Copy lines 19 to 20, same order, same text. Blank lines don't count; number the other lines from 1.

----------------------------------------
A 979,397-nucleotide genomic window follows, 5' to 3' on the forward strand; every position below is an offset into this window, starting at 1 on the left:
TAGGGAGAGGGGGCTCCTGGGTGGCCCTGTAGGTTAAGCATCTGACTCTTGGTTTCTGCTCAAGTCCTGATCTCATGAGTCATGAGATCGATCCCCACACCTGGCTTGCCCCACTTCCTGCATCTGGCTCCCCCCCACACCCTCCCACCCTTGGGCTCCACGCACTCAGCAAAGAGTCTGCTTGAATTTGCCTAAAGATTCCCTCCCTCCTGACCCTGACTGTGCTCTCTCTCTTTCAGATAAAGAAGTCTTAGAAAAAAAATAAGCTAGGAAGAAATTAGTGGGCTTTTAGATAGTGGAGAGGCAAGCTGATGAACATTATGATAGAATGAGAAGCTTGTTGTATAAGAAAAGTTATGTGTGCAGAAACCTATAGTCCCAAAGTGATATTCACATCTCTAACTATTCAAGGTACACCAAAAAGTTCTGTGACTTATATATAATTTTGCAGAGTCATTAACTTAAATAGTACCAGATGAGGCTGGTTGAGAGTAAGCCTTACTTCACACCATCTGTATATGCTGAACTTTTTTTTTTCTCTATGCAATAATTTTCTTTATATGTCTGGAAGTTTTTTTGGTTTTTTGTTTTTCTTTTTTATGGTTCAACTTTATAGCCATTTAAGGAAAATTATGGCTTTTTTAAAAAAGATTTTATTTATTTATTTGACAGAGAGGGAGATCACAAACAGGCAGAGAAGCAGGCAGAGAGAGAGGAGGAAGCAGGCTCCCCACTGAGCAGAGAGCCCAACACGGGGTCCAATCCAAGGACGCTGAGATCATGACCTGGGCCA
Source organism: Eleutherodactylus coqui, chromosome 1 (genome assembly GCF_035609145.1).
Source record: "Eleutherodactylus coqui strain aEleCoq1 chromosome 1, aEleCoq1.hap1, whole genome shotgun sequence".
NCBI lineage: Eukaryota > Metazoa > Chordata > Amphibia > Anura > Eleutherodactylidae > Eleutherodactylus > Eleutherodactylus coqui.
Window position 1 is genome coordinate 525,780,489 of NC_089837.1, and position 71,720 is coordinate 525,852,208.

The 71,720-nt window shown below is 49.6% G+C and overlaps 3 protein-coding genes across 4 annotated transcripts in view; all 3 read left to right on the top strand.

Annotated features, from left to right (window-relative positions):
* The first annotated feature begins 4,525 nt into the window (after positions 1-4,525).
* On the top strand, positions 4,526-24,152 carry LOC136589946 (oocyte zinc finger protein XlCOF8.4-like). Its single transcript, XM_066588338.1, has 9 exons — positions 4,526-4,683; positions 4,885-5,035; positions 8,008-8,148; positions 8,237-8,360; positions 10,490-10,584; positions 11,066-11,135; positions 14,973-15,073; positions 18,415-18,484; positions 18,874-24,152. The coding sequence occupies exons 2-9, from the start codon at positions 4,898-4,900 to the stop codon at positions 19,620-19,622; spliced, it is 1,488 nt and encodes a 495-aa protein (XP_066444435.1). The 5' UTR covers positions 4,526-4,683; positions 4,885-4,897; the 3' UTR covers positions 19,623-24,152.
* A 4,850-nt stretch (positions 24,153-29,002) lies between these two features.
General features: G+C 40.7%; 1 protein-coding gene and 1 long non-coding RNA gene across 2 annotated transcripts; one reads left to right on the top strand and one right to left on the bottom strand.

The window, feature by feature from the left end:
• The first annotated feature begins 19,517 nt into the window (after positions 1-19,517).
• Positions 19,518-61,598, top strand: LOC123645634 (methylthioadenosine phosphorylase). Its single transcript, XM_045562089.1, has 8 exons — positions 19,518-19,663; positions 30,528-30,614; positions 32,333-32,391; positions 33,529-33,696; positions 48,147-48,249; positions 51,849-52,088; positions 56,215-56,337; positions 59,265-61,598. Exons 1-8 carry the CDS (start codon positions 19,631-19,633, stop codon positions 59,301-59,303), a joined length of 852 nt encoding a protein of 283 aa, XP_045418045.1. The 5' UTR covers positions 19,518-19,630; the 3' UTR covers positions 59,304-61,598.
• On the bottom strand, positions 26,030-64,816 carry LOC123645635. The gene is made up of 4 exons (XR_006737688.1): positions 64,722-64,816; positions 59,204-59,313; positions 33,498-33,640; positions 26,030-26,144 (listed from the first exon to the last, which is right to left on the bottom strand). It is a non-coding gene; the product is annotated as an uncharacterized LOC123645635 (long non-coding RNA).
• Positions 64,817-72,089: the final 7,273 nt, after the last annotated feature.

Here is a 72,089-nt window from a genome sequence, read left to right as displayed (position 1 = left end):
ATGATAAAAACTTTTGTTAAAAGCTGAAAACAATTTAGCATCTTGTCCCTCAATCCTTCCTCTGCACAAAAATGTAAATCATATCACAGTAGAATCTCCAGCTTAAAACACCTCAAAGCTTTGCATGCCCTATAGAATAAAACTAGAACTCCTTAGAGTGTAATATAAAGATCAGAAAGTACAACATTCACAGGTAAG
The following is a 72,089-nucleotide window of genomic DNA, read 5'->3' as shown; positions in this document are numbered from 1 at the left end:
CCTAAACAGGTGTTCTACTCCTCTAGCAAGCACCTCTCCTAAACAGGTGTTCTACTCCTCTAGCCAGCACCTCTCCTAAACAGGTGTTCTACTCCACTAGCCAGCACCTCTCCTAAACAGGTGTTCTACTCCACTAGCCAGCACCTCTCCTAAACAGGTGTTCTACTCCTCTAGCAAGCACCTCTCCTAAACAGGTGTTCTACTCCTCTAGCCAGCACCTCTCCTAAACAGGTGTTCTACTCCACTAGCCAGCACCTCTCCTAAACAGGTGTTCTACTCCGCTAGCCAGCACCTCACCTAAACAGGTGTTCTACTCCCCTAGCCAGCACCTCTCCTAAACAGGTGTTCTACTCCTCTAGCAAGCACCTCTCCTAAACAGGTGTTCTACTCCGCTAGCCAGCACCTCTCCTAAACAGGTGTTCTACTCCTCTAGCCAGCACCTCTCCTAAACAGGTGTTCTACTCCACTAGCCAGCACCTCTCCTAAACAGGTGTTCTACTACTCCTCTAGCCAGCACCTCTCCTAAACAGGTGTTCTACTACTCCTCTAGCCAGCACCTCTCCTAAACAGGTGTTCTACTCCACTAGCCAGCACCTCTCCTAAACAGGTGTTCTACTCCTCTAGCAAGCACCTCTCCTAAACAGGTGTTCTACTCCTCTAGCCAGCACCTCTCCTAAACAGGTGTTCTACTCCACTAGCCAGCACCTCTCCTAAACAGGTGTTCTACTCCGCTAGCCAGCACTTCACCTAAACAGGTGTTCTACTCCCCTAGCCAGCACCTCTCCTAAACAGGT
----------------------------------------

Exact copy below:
ATGATAAAAACTTTTGTTAAAAGCTGAAAACAATTTAGCATCTTGTCCCTCAATCCTTCCTCTGCACAAAAATGTAAATCATATCACAGTAGAATCTCCAGCTTAAAACACCTCAAAGCTTTGCATGCCCTATAGAATAAAACTAGAACTCCTTAGAGTGTAATATAAAGATCAGAAAGTACAACATTCACAGGTAAG
The following is a 72,089-nucleotide window of genomic DNA, read 5'->3' as shown; positions in this document are numbered from 1 at the left end: